After that Bower, Broughton and Moore (1971) kept investigating the topic by using tracking tasks to 20 week-old infants. They leaded the infant track a moving object and recorded the result as it approached and passed behind a blocker. They found that the gaze of infants were disrupted when after the object pass through the blocker and switch to a different one. It implied that infants have an expectation of the original object would emerge again but disrupts by the experiment. In the other word, a 20 week-old infants may also have ability of object permanence and persistent internal representation. Their finding totally contradicted to Piaget theory.

After on, Bower and Wishart (1972) used 20 week-old infants again to take part in the experiment which leaded the infants track the object and it will occlude, darkening the room. The result showed the infants continued to track for the object on the trajectory. It supported the result of Bower et al (1971) and continues challenging Piaget’s belief.

In 80s, a researcher Baillargeon done a series of studies and experiment to criticize Piaget’s theory. Baillargeon, Spelke and Wasserman (1985) utilize VOE within a habituation method to examine infant’s mental ability. Habituation is assumed to count as the infants start looking away due to loss of interest. Two equivalent test events are shown to them based on the first habituation event. One was consistent with object properties (the possible event), and the other one was not (the impossible event) (Baillargeon et al, 1985). It is vital to note that they also assumed different degrees of dishabituation were indicated by the length of looking time between the test events. Then, of degrees of dishabituation to infer about infants’ object concept.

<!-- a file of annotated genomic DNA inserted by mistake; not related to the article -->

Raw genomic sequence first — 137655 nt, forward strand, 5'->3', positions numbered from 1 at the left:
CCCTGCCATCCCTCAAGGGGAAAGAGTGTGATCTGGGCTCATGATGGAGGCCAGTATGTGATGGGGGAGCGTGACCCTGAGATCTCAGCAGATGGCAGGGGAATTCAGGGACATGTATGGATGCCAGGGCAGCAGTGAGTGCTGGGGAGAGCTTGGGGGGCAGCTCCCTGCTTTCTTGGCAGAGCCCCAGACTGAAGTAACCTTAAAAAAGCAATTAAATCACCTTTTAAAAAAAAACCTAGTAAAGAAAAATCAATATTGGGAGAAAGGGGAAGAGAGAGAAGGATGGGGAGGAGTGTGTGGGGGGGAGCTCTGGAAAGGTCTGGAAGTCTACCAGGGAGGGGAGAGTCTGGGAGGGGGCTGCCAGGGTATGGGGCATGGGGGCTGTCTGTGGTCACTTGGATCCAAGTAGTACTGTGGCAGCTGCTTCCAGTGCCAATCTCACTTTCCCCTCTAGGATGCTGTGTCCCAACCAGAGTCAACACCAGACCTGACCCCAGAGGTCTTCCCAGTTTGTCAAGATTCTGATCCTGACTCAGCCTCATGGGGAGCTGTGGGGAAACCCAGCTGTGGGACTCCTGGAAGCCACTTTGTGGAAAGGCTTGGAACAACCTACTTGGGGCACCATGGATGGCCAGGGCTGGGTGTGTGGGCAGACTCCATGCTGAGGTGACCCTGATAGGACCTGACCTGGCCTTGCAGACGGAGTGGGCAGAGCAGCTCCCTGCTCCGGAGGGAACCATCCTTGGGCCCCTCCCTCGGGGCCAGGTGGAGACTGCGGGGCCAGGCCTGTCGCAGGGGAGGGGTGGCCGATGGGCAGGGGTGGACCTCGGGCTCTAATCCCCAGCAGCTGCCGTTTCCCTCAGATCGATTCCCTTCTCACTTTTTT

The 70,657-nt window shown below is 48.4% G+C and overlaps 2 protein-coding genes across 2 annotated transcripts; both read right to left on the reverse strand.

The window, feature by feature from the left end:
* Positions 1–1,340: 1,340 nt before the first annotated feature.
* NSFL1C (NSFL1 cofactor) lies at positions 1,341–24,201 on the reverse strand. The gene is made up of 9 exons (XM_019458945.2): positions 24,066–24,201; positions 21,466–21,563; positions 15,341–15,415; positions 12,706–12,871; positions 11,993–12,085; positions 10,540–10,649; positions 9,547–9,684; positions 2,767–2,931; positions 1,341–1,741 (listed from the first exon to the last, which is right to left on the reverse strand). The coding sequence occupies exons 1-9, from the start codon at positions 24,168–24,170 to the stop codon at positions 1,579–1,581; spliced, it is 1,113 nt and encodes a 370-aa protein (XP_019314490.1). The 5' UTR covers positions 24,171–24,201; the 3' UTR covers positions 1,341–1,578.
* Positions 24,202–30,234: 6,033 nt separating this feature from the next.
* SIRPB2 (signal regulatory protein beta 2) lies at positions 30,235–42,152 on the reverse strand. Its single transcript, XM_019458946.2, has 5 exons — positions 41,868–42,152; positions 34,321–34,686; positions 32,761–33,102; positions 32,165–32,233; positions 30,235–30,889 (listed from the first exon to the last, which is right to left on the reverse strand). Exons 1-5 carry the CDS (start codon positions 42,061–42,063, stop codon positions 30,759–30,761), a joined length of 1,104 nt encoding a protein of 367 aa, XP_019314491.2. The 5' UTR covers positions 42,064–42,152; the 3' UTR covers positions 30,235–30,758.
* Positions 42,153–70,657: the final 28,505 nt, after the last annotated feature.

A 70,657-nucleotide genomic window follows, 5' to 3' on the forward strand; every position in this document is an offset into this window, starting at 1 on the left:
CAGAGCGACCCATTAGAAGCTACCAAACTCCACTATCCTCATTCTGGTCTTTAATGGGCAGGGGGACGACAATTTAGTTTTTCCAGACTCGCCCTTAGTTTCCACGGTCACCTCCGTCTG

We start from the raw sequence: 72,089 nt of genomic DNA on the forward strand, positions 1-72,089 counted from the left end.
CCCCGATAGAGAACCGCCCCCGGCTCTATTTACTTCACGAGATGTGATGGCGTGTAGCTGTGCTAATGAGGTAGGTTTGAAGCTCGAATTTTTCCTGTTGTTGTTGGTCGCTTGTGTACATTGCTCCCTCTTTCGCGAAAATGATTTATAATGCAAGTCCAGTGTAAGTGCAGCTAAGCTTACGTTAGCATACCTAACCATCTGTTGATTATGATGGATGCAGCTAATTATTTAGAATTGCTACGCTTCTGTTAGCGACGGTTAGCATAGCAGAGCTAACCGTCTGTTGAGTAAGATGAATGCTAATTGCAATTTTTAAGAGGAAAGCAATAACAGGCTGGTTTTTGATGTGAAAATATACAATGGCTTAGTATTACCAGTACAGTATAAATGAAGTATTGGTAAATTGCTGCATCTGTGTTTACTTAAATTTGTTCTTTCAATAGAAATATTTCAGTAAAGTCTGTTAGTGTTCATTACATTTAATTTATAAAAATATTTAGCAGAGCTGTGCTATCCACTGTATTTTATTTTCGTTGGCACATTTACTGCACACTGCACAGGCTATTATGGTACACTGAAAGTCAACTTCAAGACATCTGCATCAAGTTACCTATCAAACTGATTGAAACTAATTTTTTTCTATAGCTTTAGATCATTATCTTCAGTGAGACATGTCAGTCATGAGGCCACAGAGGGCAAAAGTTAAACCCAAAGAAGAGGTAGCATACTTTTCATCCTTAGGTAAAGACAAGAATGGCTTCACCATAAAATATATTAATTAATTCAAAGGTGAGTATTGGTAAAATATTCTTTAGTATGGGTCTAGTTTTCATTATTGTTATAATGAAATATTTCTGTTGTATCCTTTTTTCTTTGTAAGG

Baillargeon et al (1985) constructed a ‘drawbridge study’ to test the 5 months old infants. For the habituation event, the drawbridge rotated through 180° itself. In the test event, a coloured block was placed behind the drawbridge, then, the drawbridge rotated backward to the block. For the possible event, the drawbridge normally stopped at a place which the block supported it. For the impossible event, the drawbridge continue to rotate and pass through the space that occupied by the block. For these events, the drawbridge finally rotate reversed to its original position. In their finding, a youngest 14 week infants had a longer looking time at the impossible event (Baillargeon et al, 1985). Furthermore, the result had appeared several times in the latter study and confirmed by using a variety of stimuli (Baillargeon 1986; Baillargeon & Graber, 1987; Baillargeon & DeVos, 1991). As above explain. Baillargeon using the dishabituation result on the impossible event to interpret infants were surprised by the event and imply infants have an expectations about the normal rule of objects. Then, Baillargeon drew a conclusion that these inferences proved infants have a permanent object concept which substantially earlier than 8 month (Piaget’s claim).

However, there also lots of study found some flaw of Baillargeon’s study and criticise it. On the research of Bogartz, Shinskey and Speaker (1997), they found a confounding factor on Baillargeon & Graber (1987) study, indicated there could have some missed stimulus features on infant’s gaze when habituating. As the consequence, it would increase the attraction of an impossible event and confound to the experimental result (Bogartz et al, 1997).